program, including facilities and services accessible to persons with a 
handicap, and maintain evidence of implementation of the procedures.

[57 FR 61740, Dec. 28, 1992, as amended at 59 FR 33894, June 30, 1994. 
Redesignated and amended at 61 FR 5209, Feb. 9, 1996; 61 FR 7964, Feb. 
29, 1996]



Sec. 574.605  Applicability of OMB circulars.

    The policies, guidelines, and requirements of 24 CFR part 85 
(codified pursuant to OMB Circular No. A-102) and OMB Circular No. A-87 
apply with respect to the acceptance and use of funds under the program 
by States and units of general local government, including public 
agencies, and Circulars Nos. A-110 and A-122 apply with respect to the 
acceptance and use of funds under the program by private non-profit 
entities. (Copies of OMB Circulars may be obtained from E.O.P. 
Publications, room 2200, New Executive Office Building, Washington, DC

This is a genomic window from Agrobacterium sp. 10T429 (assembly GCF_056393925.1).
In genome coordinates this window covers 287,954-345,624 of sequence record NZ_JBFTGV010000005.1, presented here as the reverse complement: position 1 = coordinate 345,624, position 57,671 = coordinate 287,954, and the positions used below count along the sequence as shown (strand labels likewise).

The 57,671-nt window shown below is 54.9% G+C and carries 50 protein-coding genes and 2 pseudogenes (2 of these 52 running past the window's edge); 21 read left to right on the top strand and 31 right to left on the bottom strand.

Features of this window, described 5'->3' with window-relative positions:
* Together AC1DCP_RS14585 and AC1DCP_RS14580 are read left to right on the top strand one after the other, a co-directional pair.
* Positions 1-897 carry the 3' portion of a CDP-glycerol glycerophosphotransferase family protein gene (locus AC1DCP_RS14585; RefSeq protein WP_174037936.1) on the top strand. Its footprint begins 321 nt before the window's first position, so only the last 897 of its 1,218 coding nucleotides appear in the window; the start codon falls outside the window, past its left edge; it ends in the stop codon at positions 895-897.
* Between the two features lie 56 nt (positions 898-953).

20503, telephone (202) 395-7332. (This is not a toll-free number.) There 
is a limit of two free copies.



Sec. 574.625  Conflict of interest.

    (a) In addition to the conflict of interest requirements in OMB 
Circular A-102 and 24 CFR 85.36(b)(3), no person who is an employee, 
agent, consultant, officer, or elected or appointed official of the 
grantee or project sponsor and who exercises or has exercised any 
functions or responsibilities with respect to assisted activities, or 
who is in a position to participate in a decision making process or gain 
inside information with regard to such activities, may obtain a 
financial interest or benefit from the activity, or have an interest in 
any contract, subcontract, or agreement with respect thereto, or the 
proceeds thereunder, either for himself or herself or for those with 
whom he or she has family or business ties, during his or her tenure or 
for one year thereafter.
    (b) Exceptions: Threshold requirements. Upon the written request of 
the recipient, HUD may grant an exception to the provisions of paragraph 
(a) of this section when it determines that the exception will serve to 
further the purposes of the HOPWA program and the effective and 
efficient administration of the recipient's program or project. An 
exception may be considered only after the recipient has provided the